Tax or duty may be imposed on such Importation, not exceeding ten
dollars for each Person.

This sanction for the importation of slaves by the states for twenty
years after the adoption of the Constitution, when considered with the
section requiring escaped slaves to be returned to their masters, Art.
IV, § 1, cl. 3, was held by Chief Justice Taney in Scott v. Sandford,1
to show conclusively that such persons and their descendants were not
embraced within the term citizen as used in the Constitution."

This isn't hard, pig. It's right there in front of you, despite what
smoke Thanny is blowing up your ass.
--
"We can never have a situation where things are going on as they are
today..." - President Donald J Bumblefuck (Aug. 27, 2020 - RNC Convention)

"Trump inherited the longest economic expansion in history from Barack
Obama and Joe Biden...and then, like everything else he inherited, he
ran it straight into the ground." - Kamala Harris

"Leaders who have hidden in a bunker and gassed their own citizens
include Saddam Hussein, Adolf Hitler and Donald [Bunker Bitch] Trump." -
Ben Wexler
REAL PRESIDENTS LEAD. REALITY TV PRESIDENTS DON'T.

Trump: "No, I don't take responsibility at all." - 3/13/20
FPP
2020-09-04 23:12:54 UTC
Reply
Permalink
Post by BTR1701
Post by David Johnston
Post by BTR1701
https://thefederalist.com/2020/09/03/vanderbilt-professor-docks-student-for-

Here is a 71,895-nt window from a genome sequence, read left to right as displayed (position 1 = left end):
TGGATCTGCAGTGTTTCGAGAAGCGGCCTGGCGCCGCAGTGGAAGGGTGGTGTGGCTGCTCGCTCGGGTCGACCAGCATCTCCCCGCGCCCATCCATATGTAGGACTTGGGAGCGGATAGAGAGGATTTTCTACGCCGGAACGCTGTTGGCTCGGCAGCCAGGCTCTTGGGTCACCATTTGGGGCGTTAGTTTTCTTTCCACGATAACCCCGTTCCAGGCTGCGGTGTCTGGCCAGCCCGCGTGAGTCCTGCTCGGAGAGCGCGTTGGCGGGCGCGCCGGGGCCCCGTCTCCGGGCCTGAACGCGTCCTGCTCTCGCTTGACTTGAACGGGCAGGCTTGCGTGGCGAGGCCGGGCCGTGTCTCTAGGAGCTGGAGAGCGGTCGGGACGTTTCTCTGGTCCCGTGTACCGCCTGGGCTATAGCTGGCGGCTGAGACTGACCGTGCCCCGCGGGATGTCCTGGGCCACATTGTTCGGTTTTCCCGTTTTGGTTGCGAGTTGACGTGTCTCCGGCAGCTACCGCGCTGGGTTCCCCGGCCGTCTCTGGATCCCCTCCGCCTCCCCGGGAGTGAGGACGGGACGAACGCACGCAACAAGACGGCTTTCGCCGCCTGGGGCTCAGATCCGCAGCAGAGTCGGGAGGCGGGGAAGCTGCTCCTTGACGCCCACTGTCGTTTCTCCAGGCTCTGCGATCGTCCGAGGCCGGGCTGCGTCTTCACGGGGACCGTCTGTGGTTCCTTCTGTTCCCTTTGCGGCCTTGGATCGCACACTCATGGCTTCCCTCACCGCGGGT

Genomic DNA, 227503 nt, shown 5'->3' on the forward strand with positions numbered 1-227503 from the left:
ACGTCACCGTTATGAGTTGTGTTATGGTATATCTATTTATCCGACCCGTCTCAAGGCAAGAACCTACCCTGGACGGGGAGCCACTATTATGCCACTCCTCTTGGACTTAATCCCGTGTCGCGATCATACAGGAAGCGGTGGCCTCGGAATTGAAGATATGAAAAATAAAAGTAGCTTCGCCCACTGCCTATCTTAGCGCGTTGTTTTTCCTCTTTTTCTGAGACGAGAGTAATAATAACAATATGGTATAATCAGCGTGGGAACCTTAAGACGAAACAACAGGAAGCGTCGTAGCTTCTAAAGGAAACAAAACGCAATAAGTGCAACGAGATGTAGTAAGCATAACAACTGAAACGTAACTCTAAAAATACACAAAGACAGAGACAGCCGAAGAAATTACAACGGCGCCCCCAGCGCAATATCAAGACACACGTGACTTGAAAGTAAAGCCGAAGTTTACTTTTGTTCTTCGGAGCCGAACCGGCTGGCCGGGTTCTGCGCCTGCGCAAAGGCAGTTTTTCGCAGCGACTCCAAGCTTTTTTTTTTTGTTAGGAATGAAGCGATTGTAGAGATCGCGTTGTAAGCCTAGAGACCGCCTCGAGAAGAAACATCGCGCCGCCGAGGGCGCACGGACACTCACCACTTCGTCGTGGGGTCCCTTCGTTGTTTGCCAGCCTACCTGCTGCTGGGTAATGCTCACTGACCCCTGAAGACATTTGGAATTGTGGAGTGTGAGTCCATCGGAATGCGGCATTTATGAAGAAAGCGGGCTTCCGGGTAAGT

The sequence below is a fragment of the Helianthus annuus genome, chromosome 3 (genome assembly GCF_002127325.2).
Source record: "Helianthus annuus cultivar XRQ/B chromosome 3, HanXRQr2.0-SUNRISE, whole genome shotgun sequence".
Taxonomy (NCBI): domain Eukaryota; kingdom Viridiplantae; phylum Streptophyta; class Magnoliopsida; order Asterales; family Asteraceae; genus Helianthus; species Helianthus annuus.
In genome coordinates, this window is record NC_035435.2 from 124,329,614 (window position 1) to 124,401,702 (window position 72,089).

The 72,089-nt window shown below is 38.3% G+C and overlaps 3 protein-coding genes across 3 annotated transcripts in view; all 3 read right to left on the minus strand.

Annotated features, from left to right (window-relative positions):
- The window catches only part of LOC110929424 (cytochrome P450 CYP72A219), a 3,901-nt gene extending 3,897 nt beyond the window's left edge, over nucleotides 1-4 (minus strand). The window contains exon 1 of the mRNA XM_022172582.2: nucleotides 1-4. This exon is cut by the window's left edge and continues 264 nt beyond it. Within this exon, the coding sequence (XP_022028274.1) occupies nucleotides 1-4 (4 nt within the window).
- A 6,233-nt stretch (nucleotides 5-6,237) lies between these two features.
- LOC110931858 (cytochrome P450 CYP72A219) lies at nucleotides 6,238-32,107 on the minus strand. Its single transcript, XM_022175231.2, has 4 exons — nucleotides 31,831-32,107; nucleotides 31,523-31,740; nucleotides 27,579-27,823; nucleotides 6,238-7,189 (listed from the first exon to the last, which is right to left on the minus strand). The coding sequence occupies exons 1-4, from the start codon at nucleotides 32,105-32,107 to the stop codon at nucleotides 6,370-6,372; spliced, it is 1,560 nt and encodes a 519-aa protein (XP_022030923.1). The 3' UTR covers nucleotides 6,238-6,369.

not-agreeing-that-the-constitution-is-white-supremacist/
A student at Vanderbilt University was docked points on a quiz for
rejecting the statement that "the Constitution [was] designed to perpetuate
white supremacy and protect the institution of slavery," according to
screenshots of the quiz result.
Well it's always a problem when you have a "right/wrong" question that
is only half-true. It was designed to protect the institution of slavery.
No, it wasn't. Slavery may have been an ancillary issue that it covered,
but to say the Constitution was "designed to protect slavery" is idiotic.
It was designed to establish the parameters of a federal government and
its relation to the confederation of states which made up the new
country, and to enumerate and circumscribe the powers of that government.
That was its purpose and that's what it was designed for.
It wasn't designed to protect slavery any more than it was designed to
protect letters of marque and reprisal.
It was, and you haven't made the case that it wasn't. I've already made
the case that it codified slavery into law.